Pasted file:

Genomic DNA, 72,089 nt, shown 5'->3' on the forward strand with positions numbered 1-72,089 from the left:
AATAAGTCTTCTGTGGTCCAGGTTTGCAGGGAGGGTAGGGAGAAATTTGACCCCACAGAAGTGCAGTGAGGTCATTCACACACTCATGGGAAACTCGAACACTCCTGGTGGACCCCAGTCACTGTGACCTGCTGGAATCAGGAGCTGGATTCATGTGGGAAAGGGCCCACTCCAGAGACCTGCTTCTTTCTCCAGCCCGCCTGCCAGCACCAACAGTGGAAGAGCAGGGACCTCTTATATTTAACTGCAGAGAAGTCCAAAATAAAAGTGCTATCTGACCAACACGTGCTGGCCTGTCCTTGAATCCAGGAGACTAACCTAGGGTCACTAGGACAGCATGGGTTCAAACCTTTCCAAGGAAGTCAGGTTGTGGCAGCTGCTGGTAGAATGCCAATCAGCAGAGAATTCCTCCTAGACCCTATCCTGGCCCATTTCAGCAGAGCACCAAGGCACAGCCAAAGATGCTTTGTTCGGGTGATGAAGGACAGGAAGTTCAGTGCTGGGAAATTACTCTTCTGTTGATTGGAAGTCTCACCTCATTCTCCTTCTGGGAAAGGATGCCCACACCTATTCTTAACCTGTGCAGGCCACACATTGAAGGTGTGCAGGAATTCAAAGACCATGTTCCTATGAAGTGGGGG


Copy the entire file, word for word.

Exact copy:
Genomic DNA, 72,089 nt, shown 5'->3' on the forward strand with positions numbered 1-72,089 from the left:
AATAAGTCTTCTGTGGTCCAGGTTTGCAGGGAGGGTAGGGAGAAATTTGACCCCACAGAAGTGCAGTGAGGTCATTCACACACTCATGGGAAACTCGAACACTCCTGGTGGACCCCAGTCACTGTGACCTGCTGGAATCAGGAGCTGGATTCATGTGGGAAAGGGCCCACTCCAGAGACCTGCTTCTTTCTCCAGCCCGCCTGCCAGCACCAACAGTGGAAGAGCAGGGACCTCTTATATTTAACTGCAGAGAAGTCCAAAATAAAAGTGCTATCTGACCAACACGTGCTGGCCTGTCCTTGAATCCAGGAGACTAACCTAGGGTCACTAGGACAGCATGGGTTCAAACCTTTCCAAGGAAGTCAGGTTGTGGCAGCTGCTGGTAGAATGCCAATCAGCAGAGAATTCCTCCTAGACCCTATCCTGGCCCATTTCAGCAGAGCACCAAGGCACAGCCAAAGATGCTTTGTTCGGGTGATGAAGGACAGGAAGTTCAGTGCTGGGAAATTACTCTTCTGTTGATTGGAAGTCTCACCTCATTCTCCTTCTGGGAAAGGATGCCCACACCTATTCTTAACCTGTGCAGGCCACACATTGAAGGTGTGCAGGAATTCAAAGACCATGTTCCTATGAAGTGGGGG